As has been documented, we’ve been pushing quite a few pieces of rail safety legislation in many states. Of all the places SMART has legislation, Utah State Legislative Director Dan Brewer may have had the most-ambitious agenda this cycle especially considering his state has one of the hardest climates to create traction for labo- friendly bills.
Against the odds, SLD Brewer seems to have made Utah the first state to get across the finish line in the 2023 legislative year. Utah has passed a slate of bills that combined will bring significantly increased state safety oversight of Class I and commuter railroads that will make the rail crews and communities of Utah safer for years to come.
Brewer is anxiously waiting for Gov. Spencer Cox to sign HB 51, HB 232, SB 61, HB 63, and HJR 16 into law. This final step in these bills’ journey will make them the cornerstone of Utah’s rail safety culture. Brewer is quick to give credit to the collective efforts of his retired predecessor, Jay Seegmiller, BLET State Legislative Director Scott Weeks, Utah State AFL-CIO President Jeff Worthington and others in the labor community for pushing these measures across the finish line.
“It’s taken a lot of hard work and dedication from multiple people to get this done, but it’s all worth it when I think about how much better the lives of our crews are going to be going forward.” Brewer said.
HB 63, the core bill, creates a “Utah Office of Rail Safety” (UORS) which will be administered by the Utah Department of Transportation (UDOT). Via the FRA’s Rail State Safety Participation Program, UDOT will be authorized to enter into a multi-year agreement allowing for the employment, training and certification of 10 to 12 rail safety inspectors who will be able to perform all the same inspections and enforcements of federal railroad safety laws that current federal Inspectors can do.
Beyond federal safety laws, UORS will have authority to monitor and regulate highway-railroad crossings at grade, with the authority to impose fines for blocked crossings (after the federal courts rule on if states have the right to do so) and assess responsibility for maintenance/ improvements of the roadway in those locations.
“UDOT will be able to finally get a bunch of long-overdue crossing projects done,” Brewer said.
UORS will be charged with creating rules and standards to provide safe working environments for employees who work adjacent to and on the tracks. This will include walkways adjacent to railroad track, clearances of structures and other obstructions near railroad track; the safety of office personnel conducting inspections in accordance with this part; railroad infrastructure and work spaces for railroad workers; signage related to railroad worker safety; and other safety standards as the department finds necessary.
“By placing regulatory authority into UORS,” Brewer said. “We don’t have to pass a law through the state Legislature in order to get walkway standards, and we can work with those with direct knowledge of the industry to make the case for specific statutes, such as ballast sizes or lighting at night on the switching leads. UORS will be especially helpful with all the new rail construction projects coming online in Utah in the near future.”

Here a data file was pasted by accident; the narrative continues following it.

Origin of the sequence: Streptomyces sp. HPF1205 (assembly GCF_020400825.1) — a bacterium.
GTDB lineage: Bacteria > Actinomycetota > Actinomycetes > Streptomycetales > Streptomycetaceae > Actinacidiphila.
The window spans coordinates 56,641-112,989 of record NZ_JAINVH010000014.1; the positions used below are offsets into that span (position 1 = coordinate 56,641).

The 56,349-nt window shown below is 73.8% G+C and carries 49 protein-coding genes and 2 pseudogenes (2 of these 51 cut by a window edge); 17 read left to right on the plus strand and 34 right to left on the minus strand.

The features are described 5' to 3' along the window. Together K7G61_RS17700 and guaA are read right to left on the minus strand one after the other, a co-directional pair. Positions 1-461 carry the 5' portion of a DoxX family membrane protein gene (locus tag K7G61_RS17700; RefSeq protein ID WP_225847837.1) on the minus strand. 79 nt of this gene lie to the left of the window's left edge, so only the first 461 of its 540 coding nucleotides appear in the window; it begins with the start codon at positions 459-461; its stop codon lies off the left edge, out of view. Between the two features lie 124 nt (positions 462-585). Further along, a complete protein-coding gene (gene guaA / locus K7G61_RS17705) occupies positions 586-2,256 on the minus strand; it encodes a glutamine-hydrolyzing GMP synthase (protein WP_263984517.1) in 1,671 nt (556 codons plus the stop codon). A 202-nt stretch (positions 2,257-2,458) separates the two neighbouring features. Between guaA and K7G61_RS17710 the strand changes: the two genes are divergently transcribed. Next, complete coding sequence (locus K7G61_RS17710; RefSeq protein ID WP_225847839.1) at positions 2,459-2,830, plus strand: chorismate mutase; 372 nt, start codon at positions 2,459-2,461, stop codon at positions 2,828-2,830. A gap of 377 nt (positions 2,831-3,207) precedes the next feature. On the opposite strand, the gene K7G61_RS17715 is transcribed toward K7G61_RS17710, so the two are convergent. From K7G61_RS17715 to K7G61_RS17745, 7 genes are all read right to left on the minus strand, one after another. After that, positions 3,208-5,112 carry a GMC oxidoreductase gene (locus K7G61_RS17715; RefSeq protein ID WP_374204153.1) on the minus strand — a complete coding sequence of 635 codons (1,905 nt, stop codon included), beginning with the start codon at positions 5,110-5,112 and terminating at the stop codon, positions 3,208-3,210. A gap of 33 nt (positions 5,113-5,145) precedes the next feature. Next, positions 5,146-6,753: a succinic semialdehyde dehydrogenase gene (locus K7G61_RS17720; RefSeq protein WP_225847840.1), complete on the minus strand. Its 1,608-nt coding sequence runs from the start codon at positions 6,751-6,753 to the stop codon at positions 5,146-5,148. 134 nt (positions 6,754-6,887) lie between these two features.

With SB 61, UORS will assist the Utah Department of Agriculture with enforcing laws that require railroads to maintain fencing along key sections of the right of way and report livestock collisions and fatalities so that cattle ranchers can be compensated.
“The State Cattle Rancher’s Association has become an ally to railroad employees in this, as we both want stronger fences along the tracks,” Brewer said.
One of the most outstanding aspects of HB 63 is how it goes about funding the Office of Rail Safety. In an act of poetic justice, the railroads will be picking up the tab. The formula for the funding is based on the number of track miles each railroad carrier owns and operates within Utah. Annual assessments will be made by the state to the rail companies to pay for the office’s operating budget. Additionally, the fines and penalties assessed to the railroads by inspectors will also go towards funding and equipping the office.
According to State House Rep. Mike Schultz, sponsor of HB 63 “..hundreds of projects across the state that are being held up because Union Pacific won’t approve them or they are forcing the local government to pay for them where they otherwise have not or the state of Utah. It’s not fair to place that burden on the taxpayer. Union Pacific needs to step up,” Schultz said.
In essence, the railroads have been left largely to their own devices for too long and have taken advantage. Brewer, aided by the scrutiny of the unfortunate events in East Palestine, Ohio, in February, pointed out to legislators how bad the carriers had allowed safety conditions to get in their backyards. Now the state has agreed with SMART-TD and Brewer and have voted to make the rail companies pay for their own traffic cops to monitor them.
SMART-TD would like to congratulate the state of Utah for being proactive and aggressive in their approach to protecting their constituents and our members. We would also like to emphasize again how much we appreciate the work of not only SLD Brewer, but of his entire team. Unlike some states, Utah’s SLD is a part-time position. Danny Brewer got this monumental bill over the finish line in the 10-hour increments he got between calls to work. This adds to the already-large amount of credit he deserves.
Railroaders aren’t normally in the business of being thanked, but we appreciate what the Utah State Legislative Board has pulled off with this and we hope the member of rail labor in crew rooms all around Utah do too!
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